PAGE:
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Poaching a dead art?

post #1 of 21
Thread Starter 
I have rarely seen poached items on menus, and I was wondering if any chefs are doing poached items on their menus? From time to time I have seen a poached fish dish, but it is rare to see a poached filet of tenderloin or poached chicken dish on a menu. In the one Chicago restaurant I worked in we did a poached beef tenderloin that was just excellent. The real trick was to make sure you poaching liquid was seasoned well.

Anyone running poached items on thier menus this fall?
Thanks,

Nicko 
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Thanks,

Nicko 
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post #2 of 21

braising????

I've done the Poached chicken, we called it, Half a boiled Chicken with Motzha Dumplings. I have never Poached Beef before except in a pot a feu (sp?).

Now let me ask, Why the topic heading of "Is Braising a dead art?"
post #3 of 21
braising is hot and heavey in these parts! 'specially shanks of all kinds and ribs.......

I poach pears in saffron'd wine, roast peaches, grill pineapple, caramelize bananas, maserate dried fruits, poach orange segments then oven dry them to make "lolly pops", I sautee apples, and braise mango!

I am not even a cook! Proud to be a dough head borrowing from all the fuits of our cultural stew!!!
bake first, ask questions later.
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bake first, ask questions later.
Oooh food, my favorite!


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post #4 of 21
Thread Starter 
Sorry about that guys I typed braise in the topic title instead of poach.

Braised I see quite often and something that I am happy to see on menus. Nothing I love more than a good osso bucco.

Still what I meant as the topic of this discussion was Is poaching a dead art?
Thanks,

Nicko 
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All About Braising: The Art of Uncomplicated Cooking
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Thanks,

Nicko 
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All About Braising: The Art of Uncomplicated Cooking
All About Braising: The Art of Uncomplicated Cooking
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post #5 of 21
We poach Fish all the time. One of my favorites ways is in red wine.

I think Poaching beef suffers from the boiled beef legends of British cooking.

Does Posoli with pigs feet count as poaching???
post #6 of 21
Gosh, I've never heard of poached tenderloin. Could you enlighten me more on it? Then are you adding sauce or something else to the beef to finish it?

The name doesn't sell 'poached tenderloin' it need more cache'.... But then it's all about trend away. I'm not sure which comes first the trend in restaurants and cooking shows or an article in a major publication sparking the interest?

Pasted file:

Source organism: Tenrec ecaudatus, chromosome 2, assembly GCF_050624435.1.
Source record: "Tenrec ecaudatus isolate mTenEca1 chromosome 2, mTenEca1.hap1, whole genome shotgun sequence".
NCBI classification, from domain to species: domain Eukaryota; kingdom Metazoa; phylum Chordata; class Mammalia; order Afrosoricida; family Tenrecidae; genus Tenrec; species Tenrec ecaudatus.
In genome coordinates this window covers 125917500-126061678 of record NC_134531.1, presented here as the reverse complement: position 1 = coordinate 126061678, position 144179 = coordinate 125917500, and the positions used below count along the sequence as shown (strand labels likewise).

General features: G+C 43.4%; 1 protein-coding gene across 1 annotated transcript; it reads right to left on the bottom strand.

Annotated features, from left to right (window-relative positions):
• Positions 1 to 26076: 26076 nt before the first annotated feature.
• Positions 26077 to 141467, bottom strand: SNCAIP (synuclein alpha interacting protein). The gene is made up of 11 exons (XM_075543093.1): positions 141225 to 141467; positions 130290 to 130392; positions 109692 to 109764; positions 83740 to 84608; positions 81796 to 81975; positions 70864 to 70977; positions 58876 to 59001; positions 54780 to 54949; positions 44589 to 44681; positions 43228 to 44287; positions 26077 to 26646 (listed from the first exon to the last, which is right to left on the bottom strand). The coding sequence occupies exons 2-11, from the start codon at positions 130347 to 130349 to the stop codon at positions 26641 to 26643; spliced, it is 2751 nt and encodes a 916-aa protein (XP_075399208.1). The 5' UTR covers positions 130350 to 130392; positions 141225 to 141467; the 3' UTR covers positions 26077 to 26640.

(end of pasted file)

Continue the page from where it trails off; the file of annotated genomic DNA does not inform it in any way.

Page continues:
But sooner or later the grilling craze will pass (after they've sold their last grill pan) and we will need something 'exotic' to latch onto. The problem with poaching is it needs to require purchasing new eqipment too. It's hard to go BAM with poaching, it will require a new catch phrase or ingredient too. What about adding chile oil to your poaching liquid, we could have a whole craze over the liquid options? Wines vs Chilie oils vs soy sauce....

I remember my Mom having fondue parties with the neighboors 30 plus years ago. She eventually threw out her fondue pot after it went out of style, just think I could have had a neat retro fondue pot, ****!

Wouldn't it be funny if this thread got read by a magazine writer (looking for a new idea) and Nicko started a poacing trend?
"Bakers are born, not made. We are exacting people who delight in submitting ourselves to rules and formulas if it means achieving repeatable perfection", Rose Levy Beranbaum
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"Bakers are born, not made. We are exacting people who delight in submitting ourselves to rules and formulas if it means achieving repeatable perfection", Rose Levy Beranbaum
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post #7 of 21
Thread Starter 
I still hardly ever see poached fish on a menu. Maybe for banquets, but not on a restaurant menu. The when I was Les Nomades in Chicago working with my former partner Chris Koetke who was the chef at the time we used to do a poached beef tenderloin. The poaching liquid was very salty and almost seemed over seasoned but it had to be in order give the meat the proper flavor. It was good, and very tender, but as I said it was the only place I have ever seen it done (very classical French I believe).

I just think poaching of fish and meats is a great menu item and I was wondering if other chefs are using this somewhat forgotten technique.
Thanks,

Nicko 
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All About Braising: The Art of Uncomplicated Cooking
All About Braising: The Art of Uncomplicated Cooking
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Thanks,

Nicko 
ChefTalk.com Founder
All About Braising: The Art of Uncomplicated Cooking
All About Braising: The Art of Uncomplicated Cooking
Bacon (I made)
(26 photos)
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post #8 of 21

To DeBord...

Charlie Trotter also poaches tenderloin. His recipe is in his book «Kitchen Sessions».

I didn't try that yet but I always wanted to. That will be on the menu in my new kitchen...:lips:


Nicko: Could poaching be a Chicago thing rather than a thing of the past?
K

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K

«Money talks. Chocolate sings. Beautifully.»
«Just Give Me Chocolate and Nobody Gets Hurt.»
«Coffee, Chocolate, Men ... Some things are just better rich.»
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post #9 of 21
Speaking as an eater rather than a chef, I'd LOVE to see more poached items on menus... 'cos poached, of course, is usually one of the code words for "slightly healthier" especially if the description doesn't include other words like "in seasoned oil"...